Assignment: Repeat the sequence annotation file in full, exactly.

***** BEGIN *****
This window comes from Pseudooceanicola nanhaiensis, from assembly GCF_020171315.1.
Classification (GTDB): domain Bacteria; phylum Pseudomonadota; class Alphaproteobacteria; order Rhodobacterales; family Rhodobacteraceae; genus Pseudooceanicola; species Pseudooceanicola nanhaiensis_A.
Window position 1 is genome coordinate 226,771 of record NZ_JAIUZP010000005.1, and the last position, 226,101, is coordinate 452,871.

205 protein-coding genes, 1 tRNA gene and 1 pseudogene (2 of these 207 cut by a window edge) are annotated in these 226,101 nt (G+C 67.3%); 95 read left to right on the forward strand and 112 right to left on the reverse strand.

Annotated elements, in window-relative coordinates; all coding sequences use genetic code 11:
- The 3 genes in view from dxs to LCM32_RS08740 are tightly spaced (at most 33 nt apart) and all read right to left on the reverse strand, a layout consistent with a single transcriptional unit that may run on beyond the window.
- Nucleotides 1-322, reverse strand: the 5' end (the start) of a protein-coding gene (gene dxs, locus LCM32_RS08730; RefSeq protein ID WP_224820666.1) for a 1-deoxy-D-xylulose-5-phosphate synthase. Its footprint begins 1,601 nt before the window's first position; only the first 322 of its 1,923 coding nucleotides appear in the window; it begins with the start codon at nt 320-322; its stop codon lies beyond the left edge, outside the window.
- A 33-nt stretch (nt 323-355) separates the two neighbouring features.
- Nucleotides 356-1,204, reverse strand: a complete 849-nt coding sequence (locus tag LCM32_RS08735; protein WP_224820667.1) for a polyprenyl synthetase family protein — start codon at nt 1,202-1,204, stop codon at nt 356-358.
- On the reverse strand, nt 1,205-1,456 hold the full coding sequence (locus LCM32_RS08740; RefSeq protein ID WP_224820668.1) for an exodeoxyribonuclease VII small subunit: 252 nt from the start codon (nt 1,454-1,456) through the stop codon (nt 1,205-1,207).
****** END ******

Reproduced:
This window comes from Pseudooceanicola nanhaiensis, from assembly GCF_020171315.1.
Classification (GTDB): domain Bacteria; phylum Pseudomonadota; class Alphaproteobacteria; order Rhodobacterales; family Rhodobacteraceae; genus Pseudooceanicola; species Pseudooceanicola nanhaiensis_A.
Window position 1 is genome coordinate 226,771 of record NZ_JAIUZP010000005.1, and the last position, 226,101, is coordinate 452,871.

205 protein-coding genes, 1 tRNA gene and 1 pseudogene (2 of these 207 cut by a window edge) are annotated in these 226,101 nt (G+C 67.3%); 95 read left to right on the forward strand and 112 right to left on the reverse strand.

Annotated elements, in window-relative coordinates; all coding sequences use genetic code 11:
- The 3 genes in view from dxs to LCM32_RS08740 are tightly spaced (at most 33 nt apart) and all read right to left on the reverse strand, a layout consistent with a single transcriptional unit that may run on beyond the window.
- Nucleotides 1-322, reverse strand: the 5' end (the start) of a protein-coding gene (gene dxs, locus LCM32_RS08730; RefSeq protein ID WP_224820666.1) for a 1-deoxy-D-xylulose-5-phosphate synthase. Its footprint begins 1,601 nt before the window's first position; only the first 322 of its 1,923 coding nucleotides appear in the window; it begins with the start codon at nt 320-322; its stop codon lies beyond the left edge, outside the window.
- A 33-nt stretch (nt 323-355) separates the two neighbouring features.
- Nucleotides 356-1,204, reverse strand: a complete 849-nt coding sequence (locus tag LCM32_RS08735; protein WP_224820667.1) for a polyprenyl synthetase family protein — start codon at nt 1,202-1,204, stop codon at nt 356-358.
- On the reverse strand, nt 1,205-1,456 hold the full coding sequence (locus LCM32_RS08740; RefSeq protein ID WP_224820668.1) for an exodeoxyribonuclease VII small subunit: 252 nt from the start codon (nt 1,454-1,456) through the stop codon (nt 1,205-1,207).